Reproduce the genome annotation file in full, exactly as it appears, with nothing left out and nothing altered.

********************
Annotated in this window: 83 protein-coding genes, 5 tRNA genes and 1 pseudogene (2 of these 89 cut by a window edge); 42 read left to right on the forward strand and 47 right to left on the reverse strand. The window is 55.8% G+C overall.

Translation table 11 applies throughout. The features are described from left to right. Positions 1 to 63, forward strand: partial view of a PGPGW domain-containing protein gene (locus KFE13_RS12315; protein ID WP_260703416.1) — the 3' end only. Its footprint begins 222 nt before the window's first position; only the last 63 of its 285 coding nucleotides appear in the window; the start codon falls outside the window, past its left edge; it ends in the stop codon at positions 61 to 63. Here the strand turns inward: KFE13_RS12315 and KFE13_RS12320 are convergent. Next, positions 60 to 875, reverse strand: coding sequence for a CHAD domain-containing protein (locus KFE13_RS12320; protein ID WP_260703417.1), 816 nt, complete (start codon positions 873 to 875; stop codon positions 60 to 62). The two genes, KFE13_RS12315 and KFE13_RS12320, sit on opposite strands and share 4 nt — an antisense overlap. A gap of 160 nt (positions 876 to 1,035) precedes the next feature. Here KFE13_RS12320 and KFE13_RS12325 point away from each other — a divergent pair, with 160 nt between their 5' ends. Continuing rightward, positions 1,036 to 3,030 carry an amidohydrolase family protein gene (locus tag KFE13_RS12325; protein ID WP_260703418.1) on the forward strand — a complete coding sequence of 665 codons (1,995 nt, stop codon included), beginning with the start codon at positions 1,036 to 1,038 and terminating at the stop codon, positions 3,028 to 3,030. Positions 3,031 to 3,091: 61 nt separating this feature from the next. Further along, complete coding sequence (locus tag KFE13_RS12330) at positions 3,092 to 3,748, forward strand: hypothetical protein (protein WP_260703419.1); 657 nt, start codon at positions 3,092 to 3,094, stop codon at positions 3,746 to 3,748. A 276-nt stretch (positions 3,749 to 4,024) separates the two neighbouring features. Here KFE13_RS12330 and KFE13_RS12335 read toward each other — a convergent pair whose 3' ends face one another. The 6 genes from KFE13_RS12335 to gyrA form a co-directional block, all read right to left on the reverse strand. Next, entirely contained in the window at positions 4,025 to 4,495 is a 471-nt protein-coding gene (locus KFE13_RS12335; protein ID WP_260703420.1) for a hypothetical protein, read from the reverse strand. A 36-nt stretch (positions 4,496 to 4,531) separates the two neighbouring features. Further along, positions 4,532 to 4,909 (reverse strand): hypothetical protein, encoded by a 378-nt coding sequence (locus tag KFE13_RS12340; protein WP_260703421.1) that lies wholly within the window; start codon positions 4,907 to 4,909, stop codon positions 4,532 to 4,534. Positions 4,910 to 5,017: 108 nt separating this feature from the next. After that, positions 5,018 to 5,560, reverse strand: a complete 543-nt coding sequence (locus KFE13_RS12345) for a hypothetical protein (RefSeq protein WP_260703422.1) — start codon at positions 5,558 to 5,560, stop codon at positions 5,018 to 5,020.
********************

Annotated in this window: 83 protein-coding genes, 5 tRNA genes and 1 pseudogene (2 of these 89 cut by a window edge); 42 read left to right on the forward strand and 47 right to left on the reverse strand. The window is 55.8% G+C overall.

Translation table 11 applies throughout. The features are described from left to right. Positions 1 to 63, forward strand: partial view of a PGPGW domain-containing protein gene (locus KFE13_RS12315; protein ID WP_260703416.1) — the 3' end only. Its footprint begins 222 nt before the window's first position; only the last 63 of its 285 coding nucleotides appear in the window; the start codon falls outside the window, past its left edge; it ends in the stop codon at positions 61 to 63. Here the strand turns inward: KFE13_RS12315 and KFE13_RS12320 are convergent. Next, positions 60 to 875, reverse strand: coding sequence for a CHAD domain-containing protein (locus KFE13_RS12320; protein ID WP_260703417.1), 816 nt, complete (start codon positions 873 to 875; stop codon positions 60 to 62). The two genes, KFE13_RS12315 and KFE13_RS12320, sit on opposite strands and share 4 nt — an antisense overlap. A gap of 160 nt (positions 876 to 1,035) precedes the next feature. Here KFE13_RS12320 and KFE13_RS12325 point away from each other — a divergent pair, with 160 nt between their 5' ends. Continuing rightward, positions 1,036 to 3,030 carry an amidohydrolase family protein gene (locus tag KFE13_RS12325; protein ID WP_260703418.1) on the forward strand — a complete coding sequence of 665 codons (1,995 nt, stop codon included), beginning with the start codon at positions 1,036 to 1,038 and terminating at the stop codon, positions 3,028 to 3,030. Positions 3,031 to 3,091: 61 nt separating this feature from the next. Further along, complete coding sequence (locus tag KFE13_RS12330) at positions 3,092 to 3,748, forward strand: hypothetical protein (protein WP_260703419.1); 657 nt, start codon at positions 3,092 to 3,094, stop codon at positions 3,746 to 3,748. A 276-nt stretch (positions 3,749 to 4,024) separates the two neighbouring features. Here KFE13_RS12330 and KFE13_RS12335 read toward each other — a convergent pair whose 3' ends face one another. The 6 genes from KFE13_RS12335 to gyrA form a co-directional block, all read right to left on the reverse strand. Next, entirely contained in the window at positions 4,025 to 4,495 is a 471-nt protein-coding gene (locus KFE13_RS12335; protein ID WP_260703420.1) for a hypothetical protein, read from the reverse strand. A 36-nt stretch (positions 4,496 to 4,531) separates the two neighbouring features. Further along, positions 4,532 to 4,909 (reverse strand): hypothetical protein, encoded by a 378-nt coding sequence (locus tag KFE13_RS12340; protein WP_260703421.1) that lies wholly within the window; start codon positions 4,907 to 4,909, stop codon positions 4,532 to 4,534. Positions 4,910 to 5,017: 108 nt separating this feature from the next. After that, positions 5,018 to 5,560, reverse strand: a complete 543-nt coding sequence (locus KFE13_RS12345) for a hypothetical protein (RefSeq protein WP_260703422.1) — start codon at positions 5,558 to 5,560, stop codon at positions 5,018 to 5,020.